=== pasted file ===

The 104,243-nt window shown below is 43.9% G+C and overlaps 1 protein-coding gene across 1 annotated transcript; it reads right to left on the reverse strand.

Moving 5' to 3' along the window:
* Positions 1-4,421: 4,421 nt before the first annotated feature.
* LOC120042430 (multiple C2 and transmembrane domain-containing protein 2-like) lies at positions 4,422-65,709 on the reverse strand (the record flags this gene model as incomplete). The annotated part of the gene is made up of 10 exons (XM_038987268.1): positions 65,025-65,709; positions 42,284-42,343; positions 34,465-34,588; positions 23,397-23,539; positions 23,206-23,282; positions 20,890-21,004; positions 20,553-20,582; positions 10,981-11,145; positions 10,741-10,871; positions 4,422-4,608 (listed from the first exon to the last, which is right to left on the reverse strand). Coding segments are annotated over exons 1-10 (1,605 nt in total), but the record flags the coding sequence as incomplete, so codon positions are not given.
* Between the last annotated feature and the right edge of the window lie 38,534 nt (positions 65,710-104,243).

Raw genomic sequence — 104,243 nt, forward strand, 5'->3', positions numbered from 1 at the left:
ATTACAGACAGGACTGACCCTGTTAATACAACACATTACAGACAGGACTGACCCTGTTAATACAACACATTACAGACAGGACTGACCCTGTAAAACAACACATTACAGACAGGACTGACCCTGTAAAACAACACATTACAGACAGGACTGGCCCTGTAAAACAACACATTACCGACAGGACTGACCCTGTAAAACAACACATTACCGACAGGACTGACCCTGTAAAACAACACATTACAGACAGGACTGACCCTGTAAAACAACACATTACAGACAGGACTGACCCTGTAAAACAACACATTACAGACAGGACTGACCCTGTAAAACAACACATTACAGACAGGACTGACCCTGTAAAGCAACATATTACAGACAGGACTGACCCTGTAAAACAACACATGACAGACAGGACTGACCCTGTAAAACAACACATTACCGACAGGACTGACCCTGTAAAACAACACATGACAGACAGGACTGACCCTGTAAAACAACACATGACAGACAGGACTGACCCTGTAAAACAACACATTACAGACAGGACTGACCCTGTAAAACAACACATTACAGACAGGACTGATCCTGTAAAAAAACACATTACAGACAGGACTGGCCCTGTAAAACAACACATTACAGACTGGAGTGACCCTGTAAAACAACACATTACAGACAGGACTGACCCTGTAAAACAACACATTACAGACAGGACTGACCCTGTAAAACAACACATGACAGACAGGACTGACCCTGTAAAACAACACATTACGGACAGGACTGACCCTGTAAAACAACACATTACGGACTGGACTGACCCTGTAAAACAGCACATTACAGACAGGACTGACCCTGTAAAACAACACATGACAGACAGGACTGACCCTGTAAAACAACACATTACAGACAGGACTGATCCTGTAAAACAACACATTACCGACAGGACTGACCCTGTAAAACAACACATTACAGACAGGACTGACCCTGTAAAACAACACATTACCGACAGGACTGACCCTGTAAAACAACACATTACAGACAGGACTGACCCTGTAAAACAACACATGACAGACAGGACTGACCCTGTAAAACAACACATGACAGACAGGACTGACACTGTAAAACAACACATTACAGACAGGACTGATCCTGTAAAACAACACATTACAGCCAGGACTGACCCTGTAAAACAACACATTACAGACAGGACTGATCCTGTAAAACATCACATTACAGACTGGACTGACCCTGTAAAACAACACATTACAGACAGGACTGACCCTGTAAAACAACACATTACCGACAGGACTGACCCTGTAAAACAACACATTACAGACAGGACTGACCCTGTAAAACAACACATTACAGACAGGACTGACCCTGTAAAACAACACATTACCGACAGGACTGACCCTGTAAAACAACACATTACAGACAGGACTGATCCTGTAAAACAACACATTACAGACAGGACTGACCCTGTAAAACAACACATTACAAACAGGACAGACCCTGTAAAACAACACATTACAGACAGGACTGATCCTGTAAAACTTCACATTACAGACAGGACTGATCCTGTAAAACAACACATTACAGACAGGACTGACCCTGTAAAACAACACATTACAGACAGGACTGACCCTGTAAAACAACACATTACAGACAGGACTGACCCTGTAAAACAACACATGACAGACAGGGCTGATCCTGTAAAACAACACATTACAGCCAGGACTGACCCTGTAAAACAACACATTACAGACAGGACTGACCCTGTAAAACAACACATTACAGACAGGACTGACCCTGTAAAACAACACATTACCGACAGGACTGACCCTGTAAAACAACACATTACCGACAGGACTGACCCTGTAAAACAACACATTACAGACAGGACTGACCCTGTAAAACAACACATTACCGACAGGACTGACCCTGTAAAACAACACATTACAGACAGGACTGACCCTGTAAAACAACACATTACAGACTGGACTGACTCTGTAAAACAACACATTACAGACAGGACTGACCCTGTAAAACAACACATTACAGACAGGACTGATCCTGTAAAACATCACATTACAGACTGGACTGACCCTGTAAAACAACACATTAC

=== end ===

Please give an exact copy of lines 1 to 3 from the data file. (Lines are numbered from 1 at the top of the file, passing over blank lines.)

The 104,243-nt window shown below is 43.9% G+C and overlaps 1 protein-coding gene across 1 annotated transcript; it reads right to left on the reverse strand.

Moving 5' to 3' along the window:
* Positions 1-4,421: 4,421 nt before the first annotated feature.